Russia in no rush to sign Kuril deal

Russia in no rush to sign Kuril deal

Russia has no timeframe for agreeing to a post-1945 peace treaty with Japan, according to Russia’s veteran foreign minister Sergey Lavrov. He held talks with his Japanese counterpart Taro Kono over the disputed Kuril Islands but little progress was made.

The four islands, which mark the westernmost links along the Kuril chain on the southern end of the Sea of Okhotsk, have considerable strategic value for Russia.

Japanese Prime Minister Shinzo Abe is believed to hope for a broad treaty in June when Russian President Vladimir Putin is due to visit Japan for the G20 summit.

“The Russian side has no timeframe. We explained [it] to the Japanese side calmly,” Lavrov told the media.
Lavrov said Japan must recognise the acquisition by Moscow of four islands north of Hokkaido as the outcome of the end of the Second World War. The Japanese insist the islands were illegally seized by the Soviet Union after Japan’s surrender in 1945.

They are called the Northern Territories in Japan and the Southern Kurils in Russia.

Russia is reluctant to return the islands while there is a US military presence in Japan.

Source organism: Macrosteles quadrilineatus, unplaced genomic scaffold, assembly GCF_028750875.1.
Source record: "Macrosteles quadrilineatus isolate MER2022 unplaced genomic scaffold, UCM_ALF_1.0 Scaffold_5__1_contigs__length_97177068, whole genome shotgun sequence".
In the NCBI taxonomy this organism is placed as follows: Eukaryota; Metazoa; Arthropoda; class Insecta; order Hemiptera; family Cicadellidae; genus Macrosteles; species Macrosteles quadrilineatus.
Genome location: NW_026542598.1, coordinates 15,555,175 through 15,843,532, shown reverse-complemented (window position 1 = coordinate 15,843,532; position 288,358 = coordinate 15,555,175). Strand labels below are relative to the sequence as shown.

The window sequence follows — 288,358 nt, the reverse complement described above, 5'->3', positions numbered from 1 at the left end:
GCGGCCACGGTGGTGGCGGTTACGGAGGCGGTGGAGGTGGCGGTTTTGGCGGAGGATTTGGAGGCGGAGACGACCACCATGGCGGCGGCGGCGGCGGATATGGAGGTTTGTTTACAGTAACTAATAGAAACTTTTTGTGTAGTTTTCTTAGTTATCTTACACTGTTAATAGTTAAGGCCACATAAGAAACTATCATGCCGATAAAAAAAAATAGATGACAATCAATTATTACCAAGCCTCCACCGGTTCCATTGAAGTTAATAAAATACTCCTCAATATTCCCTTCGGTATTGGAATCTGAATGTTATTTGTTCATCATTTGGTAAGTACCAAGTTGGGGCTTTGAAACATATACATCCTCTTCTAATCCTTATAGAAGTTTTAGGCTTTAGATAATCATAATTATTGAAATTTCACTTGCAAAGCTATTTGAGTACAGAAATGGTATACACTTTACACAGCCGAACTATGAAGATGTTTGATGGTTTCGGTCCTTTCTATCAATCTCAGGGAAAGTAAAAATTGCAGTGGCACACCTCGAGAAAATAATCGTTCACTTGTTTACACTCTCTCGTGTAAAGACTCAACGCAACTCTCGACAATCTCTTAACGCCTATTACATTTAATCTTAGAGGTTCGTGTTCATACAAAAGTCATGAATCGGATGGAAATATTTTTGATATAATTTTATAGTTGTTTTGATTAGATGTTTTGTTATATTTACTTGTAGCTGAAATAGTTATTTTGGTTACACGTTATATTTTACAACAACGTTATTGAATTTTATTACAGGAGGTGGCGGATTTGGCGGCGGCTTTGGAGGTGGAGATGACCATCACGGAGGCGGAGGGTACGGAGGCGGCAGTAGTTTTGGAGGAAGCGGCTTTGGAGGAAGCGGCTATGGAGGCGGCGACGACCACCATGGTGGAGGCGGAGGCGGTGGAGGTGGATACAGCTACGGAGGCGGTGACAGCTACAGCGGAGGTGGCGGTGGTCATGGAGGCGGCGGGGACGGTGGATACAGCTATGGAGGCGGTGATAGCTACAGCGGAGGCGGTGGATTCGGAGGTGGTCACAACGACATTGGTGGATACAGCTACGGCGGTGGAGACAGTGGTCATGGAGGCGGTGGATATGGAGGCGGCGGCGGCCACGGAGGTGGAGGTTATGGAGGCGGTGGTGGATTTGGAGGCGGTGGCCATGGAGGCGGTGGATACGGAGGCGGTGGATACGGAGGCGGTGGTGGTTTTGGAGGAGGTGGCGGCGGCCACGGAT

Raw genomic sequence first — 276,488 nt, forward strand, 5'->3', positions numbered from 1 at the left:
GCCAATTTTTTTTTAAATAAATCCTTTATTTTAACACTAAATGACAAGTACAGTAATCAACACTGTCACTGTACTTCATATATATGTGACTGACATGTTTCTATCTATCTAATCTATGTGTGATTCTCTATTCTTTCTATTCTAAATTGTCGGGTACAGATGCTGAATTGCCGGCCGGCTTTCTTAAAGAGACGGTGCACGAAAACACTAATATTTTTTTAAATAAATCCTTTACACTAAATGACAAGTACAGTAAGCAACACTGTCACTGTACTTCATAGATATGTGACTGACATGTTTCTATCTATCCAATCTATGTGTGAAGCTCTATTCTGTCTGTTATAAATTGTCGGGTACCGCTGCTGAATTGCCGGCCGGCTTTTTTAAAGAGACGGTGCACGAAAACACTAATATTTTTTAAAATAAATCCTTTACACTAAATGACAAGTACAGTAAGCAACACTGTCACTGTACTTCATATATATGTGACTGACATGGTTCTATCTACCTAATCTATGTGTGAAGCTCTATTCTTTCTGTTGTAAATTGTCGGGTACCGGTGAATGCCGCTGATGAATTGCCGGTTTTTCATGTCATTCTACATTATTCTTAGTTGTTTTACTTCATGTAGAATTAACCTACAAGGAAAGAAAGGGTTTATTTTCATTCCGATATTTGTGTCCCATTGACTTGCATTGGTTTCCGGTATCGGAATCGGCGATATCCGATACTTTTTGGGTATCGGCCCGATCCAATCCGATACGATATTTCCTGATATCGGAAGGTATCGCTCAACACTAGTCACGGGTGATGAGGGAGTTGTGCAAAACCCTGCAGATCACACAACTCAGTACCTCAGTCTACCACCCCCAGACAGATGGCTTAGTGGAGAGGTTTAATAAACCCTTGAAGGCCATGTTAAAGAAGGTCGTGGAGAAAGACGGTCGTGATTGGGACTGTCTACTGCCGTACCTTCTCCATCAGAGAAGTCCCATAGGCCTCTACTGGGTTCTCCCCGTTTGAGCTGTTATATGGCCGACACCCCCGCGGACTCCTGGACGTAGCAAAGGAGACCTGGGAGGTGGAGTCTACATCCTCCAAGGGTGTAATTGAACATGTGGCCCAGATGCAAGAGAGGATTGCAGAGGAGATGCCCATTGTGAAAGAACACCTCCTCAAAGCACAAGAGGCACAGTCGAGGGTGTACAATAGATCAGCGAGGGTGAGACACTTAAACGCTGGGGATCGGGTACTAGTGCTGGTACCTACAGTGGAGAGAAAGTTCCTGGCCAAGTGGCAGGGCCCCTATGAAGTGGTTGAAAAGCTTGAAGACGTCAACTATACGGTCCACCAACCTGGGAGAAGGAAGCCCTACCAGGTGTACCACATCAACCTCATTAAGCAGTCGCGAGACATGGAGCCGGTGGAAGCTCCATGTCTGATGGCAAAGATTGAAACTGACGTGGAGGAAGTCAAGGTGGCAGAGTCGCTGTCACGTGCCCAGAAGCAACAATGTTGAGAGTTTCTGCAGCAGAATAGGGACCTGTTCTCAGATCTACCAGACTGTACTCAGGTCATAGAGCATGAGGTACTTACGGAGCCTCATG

Japan, as a US treaty ally, has maintained a right to allow US forces on its territory. For Russia, the possibility of US personnel on the Kurils, possibly threatening the Russian Pacific Fleet in the Okhotsk, is unacceptable.
Kono said a treaty could not be concluded “overnight” and that both countries needed to continue talks “patiently”.

“We had very deep discussions to find a solution that is acceptable to both sides,” he told the media.
Both sides agreed to more talks in Japan.

Abe and Putin met in Moscow last month and held discussions based on a 1956 joint declaration, which mentions the transfer from Moscow to Tokyo of the smaller two of the four islands – Shikotan (pictured) and the Habomai group – once a peace deal is concluded.

But Tokyo and Moscow have differing interpretations of the joint declaration and Abe is under fire at home from the opposition over his apparent shift in policy to seek the return of two, rather than the four, islands.

The Kremlin is demanding that Japan first recognise the acquisition of the islands as the outcome of the war, which the Soviet Union only joined when Japan was collapsing in 1945.

The abandonment of the 1987 Intermediate-Range Nuclear Forces Treaty complicates the issue.
Lavrov said there was a “certain link” between the islands and the Cold War treaty, according to Kremlin mouthpiece Tass.

He mentioned that Japan was planning to install a US land-based Aegis Ashore missile defence system, the state-controlled agency reported.

 

Shikotan. The Kurils see little Russian development. Picture credit: Wikimedia

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